By Kathleen Barry
This week in America there has been something distasteful about the joyful celebrations of the killing of Osama Bin Laden. More than distaste, it has been filled with macho and the elation of revenge. Worse, it has obscured American’s attention from how actually Bin Laden died.
I am among those millions of people around the world who are relieved that this terrorist who was responsible for repeated heinous acts that have taken thousands of lives can no longer do so. But I am also hearing many people speaking quietly, as if it would be anti-American, about “being sickened,” or “revolted” or “appalled” by the jubilation. And we have more reason than might be immediately evident from news reports and White House announcements for our reactions.
Bin Laden is dead. But he was unarmed when the US Special Forces stormed in on him,
killed him and then buried his body at sea before we even knew he was dead not to
mention before we even were able to ask how he was killed. Follow the Pentagon and State
Department announcements: first, it was stated that he was unarmed. Then a few days later
announcements included that an AK47 was nearby in the room. Sometime after that, as some
of us began to question the killing, we were told that a pistol was “within his reach.”
What we do know is that Bin Laden’s courier was killed but that although firefights were
described by the President, no Navy Seal was fired upon. If Bin Laden was unarmed, surely he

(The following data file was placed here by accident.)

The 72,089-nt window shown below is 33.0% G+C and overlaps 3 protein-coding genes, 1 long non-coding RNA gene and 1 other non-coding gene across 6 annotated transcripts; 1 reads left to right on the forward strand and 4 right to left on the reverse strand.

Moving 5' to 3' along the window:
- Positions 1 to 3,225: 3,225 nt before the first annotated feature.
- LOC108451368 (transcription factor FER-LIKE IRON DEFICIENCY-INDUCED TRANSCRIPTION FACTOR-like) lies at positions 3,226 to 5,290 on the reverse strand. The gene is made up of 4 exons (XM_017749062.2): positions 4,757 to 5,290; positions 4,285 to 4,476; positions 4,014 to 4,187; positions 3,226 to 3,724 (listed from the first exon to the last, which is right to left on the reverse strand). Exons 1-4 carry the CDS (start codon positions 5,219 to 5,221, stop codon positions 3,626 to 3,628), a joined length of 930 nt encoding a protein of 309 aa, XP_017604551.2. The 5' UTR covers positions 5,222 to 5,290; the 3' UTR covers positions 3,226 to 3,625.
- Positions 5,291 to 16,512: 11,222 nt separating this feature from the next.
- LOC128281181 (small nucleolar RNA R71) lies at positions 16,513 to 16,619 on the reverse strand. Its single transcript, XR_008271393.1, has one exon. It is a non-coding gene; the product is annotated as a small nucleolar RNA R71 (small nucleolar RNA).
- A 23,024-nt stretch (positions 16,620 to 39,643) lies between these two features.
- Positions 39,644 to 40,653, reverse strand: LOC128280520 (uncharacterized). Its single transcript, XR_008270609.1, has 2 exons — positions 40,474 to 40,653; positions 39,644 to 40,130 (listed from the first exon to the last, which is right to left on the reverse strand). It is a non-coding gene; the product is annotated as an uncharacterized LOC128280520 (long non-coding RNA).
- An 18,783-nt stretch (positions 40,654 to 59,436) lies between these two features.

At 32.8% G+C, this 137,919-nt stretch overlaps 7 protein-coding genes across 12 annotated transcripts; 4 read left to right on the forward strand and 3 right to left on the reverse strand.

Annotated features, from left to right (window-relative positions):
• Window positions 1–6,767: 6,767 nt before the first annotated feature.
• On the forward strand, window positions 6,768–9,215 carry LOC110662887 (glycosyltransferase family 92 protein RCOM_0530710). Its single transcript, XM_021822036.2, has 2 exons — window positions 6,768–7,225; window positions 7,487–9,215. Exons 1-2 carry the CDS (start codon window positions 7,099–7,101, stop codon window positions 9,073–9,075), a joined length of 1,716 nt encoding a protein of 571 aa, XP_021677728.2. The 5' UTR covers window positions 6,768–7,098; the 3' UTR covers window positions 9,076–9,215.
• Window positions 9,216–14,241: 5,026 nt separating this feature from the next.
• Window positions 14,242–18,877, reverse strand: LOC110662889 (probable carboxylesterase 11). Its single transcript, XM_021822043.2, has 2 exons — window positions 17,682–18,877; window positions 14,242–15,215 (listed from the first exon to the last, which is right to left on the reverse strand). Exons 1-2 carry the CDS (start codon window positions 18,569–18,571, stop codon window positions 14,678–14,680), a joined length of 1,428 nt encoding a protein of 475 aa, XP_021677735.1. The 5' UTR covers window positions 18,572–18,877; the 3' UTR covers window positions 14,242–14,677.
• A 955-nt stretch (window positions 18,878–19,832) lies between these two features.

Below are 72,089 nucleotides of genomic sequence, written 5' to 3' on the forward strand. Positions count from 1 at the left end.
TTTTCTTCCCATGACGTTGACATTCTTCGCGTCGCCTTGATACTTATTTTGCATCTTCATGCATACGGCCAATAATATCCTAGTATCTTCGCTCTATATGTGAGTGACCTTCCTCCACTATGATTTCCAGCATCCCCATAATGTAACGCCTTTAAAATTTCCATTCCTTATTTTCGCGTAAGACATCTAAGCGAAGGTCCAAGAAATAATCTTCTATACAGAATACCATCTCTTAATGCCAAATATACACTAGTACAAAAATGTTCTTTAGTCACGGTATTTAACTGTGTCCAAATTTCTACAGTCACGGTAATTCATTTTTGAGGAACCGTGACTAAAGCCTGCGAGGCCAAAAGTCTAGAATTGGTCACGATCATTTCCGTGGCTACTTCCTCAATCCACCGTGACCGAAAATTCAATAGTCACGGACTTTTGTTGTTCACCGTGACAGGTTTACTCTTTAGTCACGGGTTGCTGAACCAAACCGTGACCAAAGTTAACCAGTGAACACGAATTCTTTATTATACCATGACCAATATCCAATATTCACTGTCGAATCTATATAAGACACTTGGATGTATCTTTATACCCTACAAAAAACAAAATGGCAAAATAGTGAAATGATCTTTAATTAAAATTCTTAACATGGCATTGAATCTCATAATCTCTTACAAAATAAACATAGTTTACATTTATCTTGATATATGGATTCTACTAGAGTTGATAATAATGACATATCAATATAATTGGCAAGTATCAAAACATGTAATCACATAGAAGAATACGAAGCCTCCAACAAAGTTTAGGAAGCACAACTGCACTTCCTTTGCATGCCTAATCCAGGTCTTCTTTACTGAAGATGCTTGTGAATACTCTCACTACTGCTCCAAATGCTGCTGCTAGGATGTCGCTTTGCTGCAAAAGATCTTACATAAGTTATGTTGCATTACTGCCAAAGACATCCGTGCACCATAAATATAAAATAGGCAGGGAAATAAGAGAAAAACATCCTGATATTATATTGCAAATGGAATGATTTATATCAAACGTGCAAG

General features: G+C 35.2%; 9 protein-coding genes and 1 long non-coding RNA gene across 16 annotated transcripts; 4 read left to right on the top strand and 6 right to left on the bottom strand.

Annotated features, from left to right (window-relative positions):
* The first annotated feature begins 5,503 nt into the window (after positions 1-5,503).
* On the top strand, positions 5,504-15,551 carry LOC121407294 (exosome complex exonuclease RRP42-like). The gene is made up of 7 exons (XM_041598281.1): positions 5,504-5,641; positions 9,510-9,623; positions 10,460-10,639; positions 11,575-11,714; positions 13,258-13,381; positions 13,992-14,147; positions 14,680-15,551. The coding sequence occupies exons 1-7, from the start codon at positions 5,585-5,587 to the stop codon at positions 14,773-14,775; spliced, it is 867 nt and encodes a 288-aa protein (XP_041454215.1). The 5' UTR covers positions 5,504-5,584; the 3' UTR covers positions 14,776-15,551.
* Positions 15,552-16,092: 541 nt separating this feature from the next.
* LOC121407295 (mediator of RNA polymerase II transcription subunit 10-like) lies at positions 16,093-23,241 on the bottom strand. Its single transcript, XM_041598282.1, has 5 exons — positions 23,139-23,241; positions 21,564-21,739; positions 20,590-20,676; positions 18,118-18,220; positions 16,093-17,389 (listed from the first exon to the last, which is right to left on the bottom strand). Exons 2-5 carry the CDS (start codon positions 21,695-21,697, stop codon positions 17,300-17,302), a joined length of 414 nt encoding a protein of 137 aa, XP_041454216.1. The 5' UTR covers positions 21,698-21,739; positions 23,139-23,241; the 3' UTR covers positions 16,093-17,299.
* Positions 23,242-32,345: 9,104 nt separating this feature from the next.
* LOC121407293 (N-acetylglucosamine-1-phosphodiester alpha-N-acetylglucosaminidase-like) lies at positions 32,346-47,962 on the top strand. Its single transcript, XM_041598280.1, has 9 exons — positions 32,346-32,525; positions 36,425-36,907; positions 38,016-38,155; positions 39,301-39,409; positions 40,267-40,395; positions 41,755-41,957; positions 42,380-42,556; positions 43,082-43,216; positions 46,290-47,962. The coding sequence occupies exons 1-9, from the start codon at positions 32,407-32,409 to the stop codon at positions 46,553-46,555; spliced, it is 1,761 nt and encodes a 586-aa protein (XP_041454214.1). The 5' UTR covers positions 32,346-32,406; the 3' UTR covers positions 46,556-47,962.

could have been taken as a prisoner. Legally, it would then be the work of the International
Court to try him and bring him to justice, for justice resides in our courts, or it is suppose to
reside there. Whatever his punishment, it would not have resulted from a President authorizing
Instead, from what we know today, the picture we are piecing together looks like he was
assassinated, killed in cold blood. That is what the President of the United States referred to
as “justice.” That is what Americans celebrated in the streets for days. With that the President
dragged the US to a new low in our standards of justice. Assassination follows from war crimes
already committed by this President and his predecessor in Iraq and Afghanistan.
War crimes, assassinations and Americans flooding the streets celebrating vengeance, the
President’s ratings in the polls take a leap upward for his “strength” (read macho), pundits
confident of his re-election, and congratulations from Dick Cheney – - – That sordid atmosphere
leaves an air of suspicion surrounding anyone calling for real justice in relation to Bin Laden,
the kind of mentality we experienced in the US with the invasion of Iraq in 2003 when many of
us knew that war against Iraq was a war crime and that there was no evidence of weapons of
mass destruction there. No matter. Americans wanted revenge for 9/11 even though Iraq had
nothing to do with that crime against humanity masterminded by Bin Laden. They got it at the
cost of 1.3 million Iraqi and almost 4,500 American soldiers lives. Then the celebration of war virtually drowned out the massive global anti-war protests before the invasion in 2003.
As long as the US and its deadly military are the final arbiter’s of justice in the world, we will all
be dragged down and sink into its amorality. That is why in Unmaking War, Remaking Men I
have proposed a plan for a global peace-making military whose special forces would use the
least force necessary to bring down leaders engaged in ethnic cleansing, genocide and other
crimes against humanity. Until we make that kind of change we will be doomed to macho
revenge masking as justice.